By Deborah Yaffe, Sep 17 2018 01:00PM
Dissing the members of the British royal family -- at least the popular ones -- is not for the faint of heart.
Jane Austen confined her criticism of the royals of her day to her private correspondence, where she revealed her dislike of the Prince Regent (later George IV) and her not-unmixed support for his slandered and abused wife, Princess Caroline.
Sandi Toksvig, the current co-host of TV’s Great British Bake Off – known to American audiences as The Great British Baking Show – was unwise enough to do her dissing in public.
Back in 2013, Toksvig, then known as a radio personality, told the Guardian that she wasn’t excessively impressed with Prince William’s willowy wife, the former Kate Middleton.
“Kate Middleton is not enough for me. We used to admire women who got their place in life through marriage and having children, but I like to think we've grown up a bit,” Toksvig said back then. “I can't think of a single opinion she holds – it's very Jane Austen.”
(The first quarter of 2013, not long after the announcement of the royal couple’s first pregnancy, was rife with Kontroversial Kate Kommentary: Just a few weeks before the Toksvig interview, novelist Hilary Mantel had caused a minor kerfuffle by comparing Princess Kate’s* public image to that of a “shop-window mannequin, with no personality of her own, entirely defined by what she wore.”)
A few days ago, Toksvig took the opportunity to apologize for her 2013 remarks, insisting she had meant no offense and hoped that Kate had taken none. I, however, have a different view of the matter. It seems to me that the person who deserves Toksvig's apology isn’t Kate Middleton but Jane Austen.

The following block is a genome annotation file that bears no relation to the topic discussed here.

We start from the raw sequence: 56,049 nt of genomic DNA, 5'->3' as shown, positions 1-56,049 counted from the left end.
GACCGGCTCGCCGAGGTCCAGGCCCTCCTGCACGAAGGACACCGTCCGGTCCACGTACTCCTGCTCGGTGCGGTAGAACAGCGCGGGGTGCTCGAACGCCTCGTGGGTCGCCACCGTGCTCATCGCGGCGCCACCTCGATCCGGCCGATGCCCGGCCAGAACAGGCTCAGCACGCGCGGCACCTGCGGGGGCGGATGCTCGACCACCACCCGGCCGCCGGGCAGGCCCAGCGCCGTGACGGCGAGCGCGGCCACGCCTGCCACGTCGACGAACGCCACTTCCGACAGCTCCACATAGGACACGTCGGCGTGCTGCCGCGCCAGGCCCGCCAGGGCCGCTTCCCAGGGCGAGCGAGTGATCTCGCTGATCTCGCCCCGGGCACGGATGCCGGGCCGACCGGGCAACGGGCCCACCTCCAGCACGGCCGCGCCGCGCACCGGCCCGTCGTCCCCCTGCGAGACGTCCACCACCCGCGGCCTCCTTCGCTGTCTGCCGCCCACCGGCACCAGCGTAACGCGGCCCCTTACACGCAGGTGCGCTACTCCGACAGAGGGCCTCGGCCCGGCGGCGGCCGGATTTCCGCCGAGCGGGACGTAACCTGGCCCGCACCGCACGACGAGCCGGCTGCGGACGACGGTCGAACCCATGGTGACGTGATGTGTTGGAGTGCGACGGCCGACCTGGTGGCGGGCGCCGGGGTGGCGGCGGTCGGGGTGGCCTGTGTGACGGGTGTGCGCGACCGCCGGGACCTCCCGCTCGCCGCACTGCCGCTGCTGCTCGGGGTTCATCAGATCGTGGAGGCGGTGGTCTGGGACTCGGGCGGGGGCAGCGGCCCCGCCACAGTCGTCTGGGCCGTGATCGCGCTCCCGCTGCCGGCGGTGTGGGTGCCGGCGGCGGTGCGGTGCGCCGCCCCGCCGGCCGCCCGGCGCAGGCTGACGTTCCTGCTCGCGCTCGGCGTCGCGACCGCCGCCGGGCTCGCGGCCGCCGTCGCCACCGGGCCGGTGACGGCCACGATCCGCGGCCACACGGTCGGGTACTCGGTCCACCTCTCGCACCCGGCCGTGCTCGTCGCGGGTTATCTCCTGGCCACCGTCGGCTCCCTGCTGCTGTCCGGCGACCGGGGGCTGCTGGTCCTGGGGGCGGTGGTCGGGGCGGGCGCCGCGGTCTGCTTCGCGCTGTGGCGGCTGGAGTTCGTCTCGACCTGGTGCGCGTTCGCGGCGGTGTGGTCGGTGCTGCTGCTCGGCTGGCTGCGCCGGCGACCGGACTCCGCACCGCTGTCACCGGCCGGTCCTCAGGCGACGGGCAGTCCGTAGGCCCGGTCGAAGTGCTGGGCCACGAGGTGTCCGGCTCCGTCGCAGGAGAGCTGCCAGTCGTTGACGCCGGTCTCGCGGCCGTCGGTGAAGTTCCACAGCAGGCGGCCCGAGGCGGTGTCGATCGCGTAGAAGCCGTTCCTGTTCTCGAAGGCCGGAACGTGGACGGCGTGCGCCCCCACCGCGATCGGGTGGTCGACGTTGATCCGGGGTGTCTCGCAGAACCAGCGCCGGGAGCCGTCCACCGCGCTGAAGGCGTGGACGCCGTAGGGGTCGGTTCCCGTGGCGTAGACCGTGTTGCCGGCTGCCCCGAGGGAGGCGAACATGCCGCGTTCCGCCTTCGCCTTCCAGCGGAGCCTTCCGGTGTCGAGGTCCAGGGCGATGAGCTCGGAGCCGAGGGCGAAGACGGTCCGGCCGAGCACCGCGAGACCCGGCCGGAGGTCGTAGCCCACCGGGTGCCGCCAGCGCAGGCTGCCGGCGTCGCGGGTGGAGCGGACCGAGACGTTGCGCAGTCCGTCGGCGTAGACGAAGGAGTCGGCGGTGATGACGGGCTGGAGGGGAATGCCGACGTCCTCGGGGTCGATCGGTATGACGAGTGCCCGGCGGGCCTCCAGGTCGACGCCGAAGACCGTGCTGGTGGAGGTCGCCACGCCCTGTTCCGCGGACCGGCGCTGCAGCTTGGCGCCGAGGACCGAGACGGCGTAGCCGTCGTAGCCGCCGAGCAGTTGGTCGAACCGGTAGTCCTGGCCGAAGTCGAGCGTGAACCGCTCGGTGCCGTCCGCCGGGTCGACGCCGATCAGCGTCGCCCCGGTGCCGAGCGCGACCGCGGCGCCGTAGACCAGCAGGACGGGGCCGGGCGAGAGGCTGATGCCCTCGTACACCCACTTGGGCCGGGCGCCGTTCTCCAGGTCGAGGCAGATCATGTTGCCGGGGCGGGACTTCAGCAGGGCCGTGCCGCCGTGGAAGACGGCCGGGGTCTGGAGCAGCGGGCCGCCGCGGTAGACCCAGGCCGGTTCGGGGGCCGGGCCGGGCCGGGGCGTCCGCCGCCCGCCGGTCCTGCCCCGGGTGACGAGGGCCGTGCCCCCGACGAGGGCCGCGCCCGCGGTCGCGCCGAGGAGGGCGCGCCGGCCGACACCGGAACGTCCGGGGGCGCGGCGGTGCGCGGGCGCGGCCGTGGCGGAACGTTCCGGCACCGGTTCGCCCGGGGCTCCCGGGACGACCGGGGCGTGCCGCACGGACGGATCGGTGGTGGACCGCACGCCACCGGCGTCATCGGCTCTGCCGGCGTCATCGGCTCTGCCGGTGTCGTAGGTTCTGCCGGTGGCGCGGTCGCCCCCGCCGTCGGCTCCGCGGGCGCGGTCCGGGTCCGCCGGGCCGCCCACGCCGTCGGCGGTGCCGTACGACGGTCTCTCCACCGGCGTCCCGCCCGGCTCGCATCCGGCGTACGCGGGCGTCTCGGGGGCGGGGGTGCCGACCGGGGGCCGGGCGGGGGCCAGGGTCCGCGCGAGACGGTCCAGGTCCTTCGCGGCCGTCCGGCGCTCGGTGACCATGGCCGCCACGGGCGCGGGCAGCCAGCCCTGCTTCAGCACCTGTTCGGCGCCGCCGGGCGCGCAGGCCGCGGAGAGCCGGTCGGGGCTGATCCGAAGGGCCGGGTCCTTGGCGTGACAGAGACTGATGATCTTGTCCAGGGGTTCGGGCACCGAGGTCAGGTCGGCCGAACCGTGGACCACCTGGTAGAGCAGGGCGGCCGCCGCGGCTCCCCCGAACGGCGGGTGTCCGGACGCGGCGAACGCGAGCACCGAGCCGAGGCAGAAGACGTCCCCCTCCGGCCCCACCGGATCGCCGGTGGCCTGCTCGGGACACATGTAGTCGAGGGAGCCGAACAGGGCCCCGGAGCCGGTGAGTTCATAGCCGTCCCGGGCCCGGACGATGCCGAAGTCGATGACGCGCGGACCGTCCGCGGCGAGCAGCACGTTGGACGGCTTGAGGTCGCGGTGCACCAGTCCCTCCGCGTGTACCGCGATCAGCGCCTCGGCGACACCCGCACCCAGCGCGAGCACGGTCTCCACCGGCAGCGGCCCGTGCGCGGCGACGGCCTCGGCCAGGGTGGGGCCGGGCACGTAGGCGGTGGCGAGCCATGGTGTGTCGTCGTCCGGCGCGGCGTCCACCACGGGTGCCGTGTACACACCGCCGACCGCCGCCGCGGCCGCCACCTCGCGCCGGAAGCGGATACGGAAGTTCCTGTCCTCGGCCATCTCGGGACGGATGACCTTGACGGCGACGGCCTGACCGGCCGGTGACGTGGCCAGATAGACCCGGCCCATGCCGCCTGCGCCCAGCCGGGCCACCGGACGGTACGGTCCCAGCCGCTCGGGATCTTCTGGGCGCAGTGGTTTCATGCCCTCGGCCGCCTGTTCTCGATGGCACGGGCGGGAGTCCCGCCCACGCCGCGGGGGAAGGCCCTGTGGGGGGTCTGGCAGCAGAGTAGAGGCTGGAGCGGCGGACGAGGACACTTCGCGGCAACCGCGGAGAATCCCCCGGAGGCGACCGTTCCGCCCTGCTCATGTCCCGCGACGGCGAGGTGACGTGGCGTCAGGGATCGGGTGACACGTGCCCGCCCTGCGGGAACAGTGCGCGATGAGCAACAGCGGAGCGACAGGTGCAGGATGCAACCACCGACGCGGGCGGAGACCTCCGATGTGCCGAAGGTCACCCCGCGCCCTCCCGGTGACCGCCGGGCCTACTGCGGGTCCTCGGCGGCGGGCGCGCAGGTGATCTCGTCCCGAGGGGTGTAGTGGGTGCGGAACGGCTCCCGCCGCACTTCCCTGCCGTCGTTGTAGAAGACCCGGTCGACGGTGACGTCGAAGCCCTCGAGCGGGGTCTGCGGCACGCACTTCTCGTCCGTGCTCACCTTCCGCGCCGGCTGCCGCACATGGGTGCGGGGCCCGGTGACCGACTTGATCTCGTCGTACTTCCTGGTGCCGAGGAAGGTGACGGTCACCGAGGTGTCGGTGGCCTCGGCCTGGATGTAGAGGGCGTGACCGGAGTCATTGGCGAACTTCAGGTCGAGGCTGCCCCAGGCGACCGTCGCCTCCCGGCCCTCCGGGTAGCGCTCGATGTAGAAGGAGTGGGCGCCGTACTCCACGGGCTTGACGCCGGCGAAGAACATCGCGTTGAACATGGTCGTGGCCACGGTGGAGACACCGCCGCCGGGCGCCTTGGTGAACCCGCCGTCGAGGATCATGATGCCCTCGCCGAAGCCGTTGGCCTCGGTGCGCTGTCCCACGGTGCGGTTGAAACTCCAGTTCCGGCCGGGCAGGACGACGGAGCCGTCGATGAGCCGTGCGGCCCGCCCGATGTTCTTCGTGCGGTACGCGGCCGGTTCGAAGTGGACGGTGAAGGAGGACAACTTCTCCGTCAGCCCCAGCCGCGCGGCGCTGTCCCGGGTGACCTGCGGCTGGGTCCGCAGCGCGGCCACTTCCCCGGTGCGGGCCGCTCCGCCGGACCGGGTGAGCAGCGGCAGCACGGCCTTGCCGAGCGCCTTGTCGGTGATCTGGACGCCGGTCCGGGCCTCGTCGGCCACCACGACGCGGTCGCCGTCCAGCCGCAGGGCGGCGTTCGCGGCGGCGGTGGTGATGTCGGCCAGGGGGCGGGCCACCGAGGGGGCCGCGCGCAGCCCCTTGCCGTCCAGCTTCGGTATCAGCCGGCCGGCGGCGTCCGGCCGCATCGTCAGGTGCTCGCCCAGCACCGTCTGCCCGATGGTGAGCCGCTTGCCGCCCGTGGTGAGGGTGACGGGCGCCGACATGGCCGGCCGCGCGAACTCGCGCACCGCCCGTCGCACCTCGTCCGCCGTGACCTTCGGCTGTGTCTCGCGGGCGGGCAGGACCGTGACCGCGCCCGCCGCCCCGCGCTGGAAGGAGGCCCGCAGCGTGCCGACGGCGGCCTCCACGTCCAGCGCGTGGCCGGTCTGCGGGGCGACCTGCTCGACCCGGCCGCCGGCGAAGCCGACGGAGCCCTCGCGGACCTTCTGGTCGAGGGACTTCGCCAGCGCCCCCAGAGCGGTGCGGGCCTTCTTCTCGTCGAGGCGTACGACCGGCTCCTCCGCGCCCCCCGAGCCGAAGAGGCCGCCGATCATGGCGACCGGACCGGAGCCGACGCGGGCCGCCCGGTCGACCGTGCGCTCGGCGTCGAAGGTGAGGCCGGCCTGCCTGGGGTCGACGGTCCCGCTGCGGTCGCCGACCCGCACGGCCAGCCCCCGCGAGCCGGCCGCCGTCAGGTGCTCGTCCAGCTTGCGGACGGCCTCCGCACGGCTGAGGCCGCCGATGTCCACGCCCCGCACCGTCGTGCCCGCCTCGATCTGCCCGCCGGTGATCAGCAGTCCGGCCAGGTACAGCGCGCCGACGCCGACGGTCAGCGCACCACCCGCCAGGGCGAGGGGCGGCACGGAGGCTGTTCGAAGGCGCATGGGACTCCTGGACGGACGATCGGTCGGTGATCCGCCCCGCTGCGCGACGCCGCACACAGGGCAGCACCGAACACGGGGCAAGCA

Because whether you’re referring to the novelist herself or to her fictional heroines, there is nothing “very Jane Austen” about holding no opinions of anything. Elizabeth Bennet has no ideas of her own? Emma Woodhouse is a shrinking violet? Marianne Dashwood keeps her mouth shut and defers to the views of others? And don’t even get me started on the strong-minded woman who created these mouthy, opinionated characters.
As so often happens, "Jane Austen" in this context doesn't actually mean "the novelist Jane Austen," or "Jane Austen's books," or "Jane Austen's characters." Austen's name is used as shorthand, signifying a cluster of ideas, attitudes and social arrangements that she herself did not create and did not necessarily endorse.
Probably Toksvig meant to say that it is “very Jane Austen” for women to earn their social positions through marriage and childbearing. Fair enough: Austen does write about a world in which that’s the case. But that’s not “very Jane Austen”; it’s “very nineteenth-century patriarchy.”
* Oh, OK: the Duchess of Cambridge. But we all call her Princess Kate, don’t we?